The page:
Career opportunities in a new city may seem enticing, and even necessary in some circumstances, but job hunting outside your immediate area comes with its own set of challenges. With more people scouring the job market, and with ongoing technological improvements, the need for companies to scour the country for talent has diminished, according to Erica Gamble, a Society for Human Resource Management member and vice president of human resources for Bank of America Merchant Services. "Be prepared that things aren't how they used to be," Gamble says. "If you are putting yourself in the market out of your city or state, be ready to really sell you and your skills."
Although out-of-town job searches may be difficult, by spending a little time researching the field, crafting résumés and cover letters, and connecting with professionals, you can set yourself above the competition and land the job you aspire for.
Educate yourself and be realistic. Before applying for any job, thoroughly research your desired new location. "Have an understanding about what is going on with inflow and outflow with employees in that area," says Brett Good, senior district president with the job recruiting firm Robert Half International. "Understand where you want to go and what pulls and draws are associated with that place."
This research can be conducted by looking at potential employers' websites, exploring the local industry and its workers on networks like LinkedIn or even through existing professional connections. "If you currently belong to a professional organization in your field, certainly that group will have branches in other areas of the country, so leverage those connections and use that to help introduce yourself to others in that area," says certified career coach Hallie Crawford. "If you are set on relocating, really work on expanding your network as aggressively and quickly as possible."
Once you are sure you want to move, take a step back and evaluate the potential costs that can come with a dramatic career change. "If you are applying for a job, you need to be thinking about your next steps if you do land one," Gamble says. "Be realistic. If you get a job offer, are you prepared to move in less than a month? Relocation stipends are rare and much of the moving costs will likely be put back on you."
Put extra effort into your cover letter and résumé. Because you are selling yourself and your skills from afar, making a good first impression is crucial. "You need to expect or anticipate the possibility that [employers] might prefer someone local or in house, so you need to be that much better about selling yourself and why you are unique and different," Crawford says.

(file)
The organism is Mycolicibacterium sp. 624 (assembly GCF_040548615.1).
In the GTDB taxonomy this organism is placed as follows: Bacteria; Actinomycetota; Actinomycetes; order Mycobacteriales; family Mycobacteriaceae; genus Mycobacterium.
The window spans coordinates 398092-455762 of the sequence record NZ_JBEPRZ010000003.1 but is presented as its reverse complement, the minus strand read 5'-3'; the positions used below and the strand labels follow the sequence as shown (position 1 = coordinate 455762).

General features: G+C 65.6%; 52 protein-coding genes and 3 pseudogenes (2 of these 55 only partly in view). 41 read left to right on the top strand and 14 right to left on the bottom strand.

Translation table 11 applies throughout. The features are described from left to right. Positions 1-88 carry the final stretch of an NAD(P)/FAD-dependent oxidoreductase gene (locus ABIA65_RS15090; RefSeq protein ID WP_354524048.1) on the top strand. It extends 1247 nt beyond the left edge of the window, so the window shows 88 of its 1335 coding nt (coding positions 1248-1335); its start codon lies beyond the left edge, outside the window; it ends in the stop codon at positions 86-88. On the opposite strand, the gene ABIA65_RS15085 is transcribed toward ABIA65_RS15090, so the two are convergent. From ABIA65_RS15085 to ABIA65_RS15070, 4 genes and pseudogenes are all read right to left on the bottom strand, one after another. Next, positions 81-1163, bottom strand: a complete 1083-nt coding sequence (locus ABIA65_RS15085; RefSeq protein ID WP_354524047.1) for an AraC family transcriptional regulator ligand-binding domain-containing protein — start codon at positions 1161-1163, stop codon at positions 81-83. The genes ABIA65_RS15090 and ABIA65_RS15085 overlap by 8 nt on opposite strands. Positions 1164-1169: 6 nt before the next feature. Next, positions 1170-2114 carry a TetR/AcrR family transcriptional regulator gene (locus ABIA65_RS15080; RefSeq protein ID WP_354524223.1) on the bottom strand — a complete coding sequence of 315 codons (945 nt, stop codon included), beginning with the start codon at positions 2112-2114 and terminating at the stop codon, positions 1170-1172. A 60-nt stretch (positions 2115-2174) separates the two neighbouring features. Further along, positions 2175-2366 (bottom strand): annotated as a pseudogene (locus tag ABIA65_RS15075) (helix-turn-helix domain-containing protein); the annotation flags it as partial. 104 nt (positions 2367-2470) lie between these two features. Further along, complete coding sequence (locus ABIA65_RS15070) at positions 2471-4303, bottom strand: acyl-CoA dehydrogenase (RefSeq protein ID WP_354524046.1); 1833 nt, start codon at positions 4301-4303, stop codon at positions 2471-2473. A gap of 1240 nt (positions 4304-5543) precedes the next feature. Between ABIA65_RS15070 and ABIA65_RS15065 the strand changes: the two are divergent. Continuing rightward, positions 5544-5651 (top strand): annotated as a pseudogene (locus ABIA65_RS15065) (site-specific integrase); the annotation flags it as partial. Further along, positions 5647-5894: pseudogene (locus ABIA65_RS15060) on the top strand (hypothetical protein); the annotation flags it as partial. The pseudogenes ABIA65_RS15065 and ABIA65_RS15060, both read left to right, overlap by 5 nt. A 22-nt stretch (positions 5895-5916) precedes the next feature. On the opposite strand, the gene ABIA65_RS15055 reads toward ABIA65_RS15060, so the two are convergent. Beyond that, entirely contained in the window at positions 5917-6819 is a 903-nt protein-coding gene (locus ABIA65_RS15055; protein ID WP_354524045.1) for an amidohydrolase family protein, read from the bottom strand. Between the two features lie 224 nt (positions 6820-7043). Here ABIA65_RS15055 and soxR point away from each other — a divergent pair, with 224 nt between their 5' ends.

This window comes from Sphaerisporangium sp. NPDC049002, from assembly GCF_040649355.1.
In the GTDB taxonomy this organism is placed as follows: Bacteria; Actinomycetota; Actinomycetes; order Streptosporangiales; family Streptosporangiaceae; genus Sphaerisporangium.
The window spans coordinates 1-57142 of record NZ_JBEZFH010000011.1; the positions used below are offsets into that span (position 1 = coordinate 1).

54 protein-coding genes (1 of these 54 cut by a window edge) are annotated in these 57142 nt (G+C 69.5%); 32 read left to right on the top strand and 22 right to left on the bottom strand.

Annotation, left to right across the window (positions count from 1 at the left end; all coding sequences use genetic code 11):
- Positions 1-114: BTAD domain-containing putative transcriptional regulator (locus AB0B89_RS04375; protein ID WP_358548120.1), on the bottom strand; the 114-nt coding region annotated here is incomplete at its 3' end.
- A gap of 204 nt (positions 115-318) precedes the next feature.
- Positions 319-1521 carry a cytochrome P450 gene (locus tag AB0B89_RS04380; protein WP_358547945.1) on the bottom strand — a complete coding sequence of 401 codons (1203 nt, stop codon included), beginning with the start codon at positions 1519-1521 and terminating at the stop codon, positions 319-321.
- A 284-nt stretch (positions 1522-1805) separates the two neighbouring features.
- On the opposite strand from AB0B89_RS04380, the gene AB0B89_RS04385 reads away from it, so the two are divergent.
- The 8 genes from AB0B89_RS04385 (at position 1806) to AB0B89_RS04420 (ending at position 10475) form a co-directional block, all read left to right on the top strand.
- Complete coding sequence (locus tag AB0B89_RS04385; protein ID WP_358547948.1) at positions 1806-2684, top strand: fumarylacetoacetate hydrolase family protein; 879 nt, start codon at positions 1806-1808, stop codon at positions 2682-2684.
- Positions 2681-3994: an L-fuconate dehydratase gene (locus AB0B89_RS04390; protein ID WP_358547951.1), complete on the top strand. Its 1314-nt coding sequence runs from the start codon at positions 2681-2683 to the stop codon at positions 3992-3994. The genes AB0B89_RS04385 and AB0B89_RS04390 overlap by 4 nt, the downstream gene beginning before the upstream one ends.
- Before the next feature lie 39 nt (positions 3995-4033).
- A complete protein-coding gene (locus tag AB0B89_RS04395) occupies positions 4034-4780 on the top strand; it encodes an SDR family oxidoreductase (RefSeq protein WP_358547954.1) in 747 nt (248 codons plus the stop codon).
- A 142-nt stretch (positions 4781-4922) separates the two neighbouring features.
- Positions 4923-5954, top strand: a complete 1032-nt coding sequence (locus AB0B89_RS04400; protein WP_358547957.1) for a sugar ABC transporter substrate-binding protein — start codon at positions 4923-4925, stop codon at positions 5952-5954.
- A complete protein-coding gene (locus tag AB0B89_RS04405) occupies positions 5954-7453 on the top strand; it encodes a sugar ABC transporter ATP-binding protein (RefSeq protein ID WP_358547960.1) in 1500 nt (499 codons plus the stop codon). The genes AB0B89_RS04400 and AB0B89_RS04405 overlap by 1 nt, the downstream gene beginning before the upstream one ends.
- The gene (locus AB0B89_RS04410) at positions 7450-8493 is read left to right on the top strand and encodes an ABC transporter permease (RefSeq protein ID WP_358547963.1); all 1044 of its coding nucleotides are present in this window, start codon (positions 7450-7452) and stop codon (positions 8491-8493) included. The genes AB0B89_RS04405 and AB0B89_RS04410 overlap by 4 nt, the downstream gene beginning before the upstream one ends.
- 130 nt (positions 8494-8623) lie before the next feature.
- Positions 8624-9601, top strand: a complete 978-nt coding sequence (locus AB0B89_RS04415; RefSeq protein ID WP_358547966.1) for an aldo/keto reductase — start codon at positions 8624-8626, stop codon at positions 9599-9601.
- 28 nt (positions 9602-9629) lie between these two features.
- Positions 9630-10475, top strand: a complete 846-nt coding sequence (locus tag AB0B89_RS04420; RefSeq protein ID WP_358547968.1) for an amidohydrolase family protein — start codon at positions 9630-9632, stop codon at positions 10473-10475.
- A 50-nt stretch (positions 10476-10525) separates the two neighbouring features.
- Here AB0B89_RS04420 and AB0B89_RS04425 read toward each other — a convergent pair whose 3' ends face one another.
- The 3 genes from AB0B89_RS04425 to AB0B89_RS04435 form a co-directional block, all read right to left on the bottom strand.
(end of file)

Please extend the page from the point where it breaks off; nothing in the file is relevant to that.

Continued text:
Cover letters and résumés are often the first lines of communication between yourself and a company, so don't skimp on these areas. Craft these two pieces specifically for the desired position and be truthful. "Put yourself into it, and make it real," Gamble says. "Be honest and forthcoming about your experiences. Don't try to make it portray someone you are not. When things don't match up with a résumé/cover letter and the initial conversation, that is a big red flag."
If you are worried that an employer may not give you a second look because of your current location, address the situation right away so there are no questions later. "You can phrase it like, 'I am currently living in X, I am moving on X date and this is what I bring to the table,'" Crawford says. "Keep it short and sweet. The more you focus on it, the more they will."
In addition to the written elements, the ability to sell yourself during phone or Skype interviews is crucial. "Attitude, spirit and personality are especially important because we are not face to face," Gamble says. "I want to hear the excitement you have about the job."
Articulate clear reasons for relocating. Over the course of the job hunt and interview process, be prepared to reiterate why you want to relocate for work in the first place. Employers are somewhat leery about "pack up and move" scenarios, according to Good. Because of this, "candidates need to carefully articulate what the primary drivers are that are causing [them] to relocate," he says. "If you hear a candidate say something like 'a whole bunch of my college buddies are living in this area, and I'm going to move so I can be around with them more,' that really doesn't give the employers a lot of confidence that if things get tough, you won't pack up and move and end up wasting [their] time."